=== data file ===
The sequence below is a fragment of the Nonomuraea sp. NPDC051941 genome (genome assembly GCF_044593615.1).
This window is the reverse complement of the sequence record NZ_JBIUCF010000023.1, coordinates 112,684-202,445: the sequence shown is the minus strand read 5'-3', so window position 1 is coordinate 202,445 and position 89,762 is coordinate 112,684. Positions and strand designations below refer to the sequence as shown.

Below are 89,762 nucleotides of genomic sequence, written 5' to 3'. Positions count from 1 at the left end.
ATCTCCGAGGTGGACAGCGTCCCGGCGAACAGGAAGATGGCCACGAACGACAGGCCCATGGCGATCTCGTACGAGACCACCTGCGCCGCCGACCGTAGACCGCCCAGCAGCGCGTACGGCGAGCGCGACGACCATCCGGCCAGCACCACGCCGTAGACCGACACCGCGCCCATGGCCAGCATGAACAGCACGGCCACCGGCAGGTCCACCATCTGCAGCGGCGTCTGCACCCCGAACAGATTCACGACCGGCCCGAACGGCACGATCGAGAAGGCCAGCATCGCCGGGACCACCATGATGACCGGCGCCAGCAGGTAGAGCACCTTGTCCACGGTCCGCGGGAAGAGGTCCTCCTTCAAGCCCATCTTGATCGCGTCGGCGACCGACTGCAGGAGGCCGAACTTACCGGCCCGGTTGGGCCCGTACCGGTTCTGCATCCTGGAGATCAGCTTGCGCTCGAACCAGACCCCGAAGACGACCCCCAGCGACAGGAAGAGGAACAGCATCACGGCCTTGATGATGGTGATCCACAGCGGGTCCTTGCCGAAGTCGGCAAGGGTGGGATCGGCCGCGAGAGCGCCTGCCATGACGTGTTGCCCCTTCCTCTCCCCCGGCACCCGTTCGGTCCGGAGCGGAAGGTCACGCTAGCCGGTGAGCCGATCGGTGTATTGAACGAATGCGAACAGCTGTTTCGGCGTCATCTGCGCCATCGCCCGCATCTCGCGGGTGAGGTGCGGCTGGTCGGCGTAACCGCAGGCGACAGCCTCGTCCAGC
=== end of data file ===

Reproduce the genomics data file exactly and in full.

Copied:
The sequence below is a fragment of the Nonomuraea sp. NPDC051941 genome (genome assembly GCF_044593615.1).
This window is the reverse complement of the sequence record NZ_JBIUCF010000023.1, coordinates 112,684-202,445: the sequence shown is the minus strand read 5'-3', so window position 1 is coordinate 202,445 and position 89,762 is coordinate 112,684. Positions and strand designations below refer to the sequence as shown.

Below are 89,762 nucleotides of genomic sequence, written 5' to 3'. Positions count from 1 at the left end.
ATCTCCGAGGTGGACAGCGTCCCGGCGAACAGGAAGATGGCCACGAACGACAGGCCCATGGCGATCTCGTACGAGACCACCTGCGCCGCCGACCGTAGACCGCCCAGCAGCGCGTACGGCGAGCGCGACGACCATCCGGCCAGCACCACGCCGTAGACCGACACCGCGCCCATGGCCAGCATGAACAGCACGGCCACCGGCAGGTCCACCATCTGCAGCGGCGTCTGCACCCCGAACAGATTCACGACCGGCCCGAACGGCACGATCGAGAAGGCCAGCATCGCCGGGACCACCATGATGACCGGCGCCAGCAGGTAGAGCACCTTGTCCACGGTCCGCGGGAAGAGGTCCTCCTTCAAGCCCATCTTGATCGCGTCGGCGACCGACTGCAGGAGGCCGAACTTACCGGCCCGGTTGGGCCCGTACCGGTTCTGCATCCTGGAGATCAGCTTGCGCTCGAACCAGACCCCGAAGACGACCCCCAGCGACAGGAAGAGGAACAGCATCACGGCCTTGATGATGGTGATCCACAGCGGGTCCTTGCCGAAGTCGGCAAGGGTGGGATCGGCCGCGAGAGCGCCTGCCATGACGTGTTGCCCCTTCCTCTCCCCCGGCACCCGTTCGGTCCGGAGCGGAAGGTCACGCTAGCCGGTGAGCCGATCGGTGTATTGAACGAATGCGAACAGCTGTTTCGGCGTCATCTGCGCCATCGCCCGCATCTCGCGGGTGAGGTGCGGCTGGTCGGCGTAACCGCAGGCGACAGCCTCGTCCAGC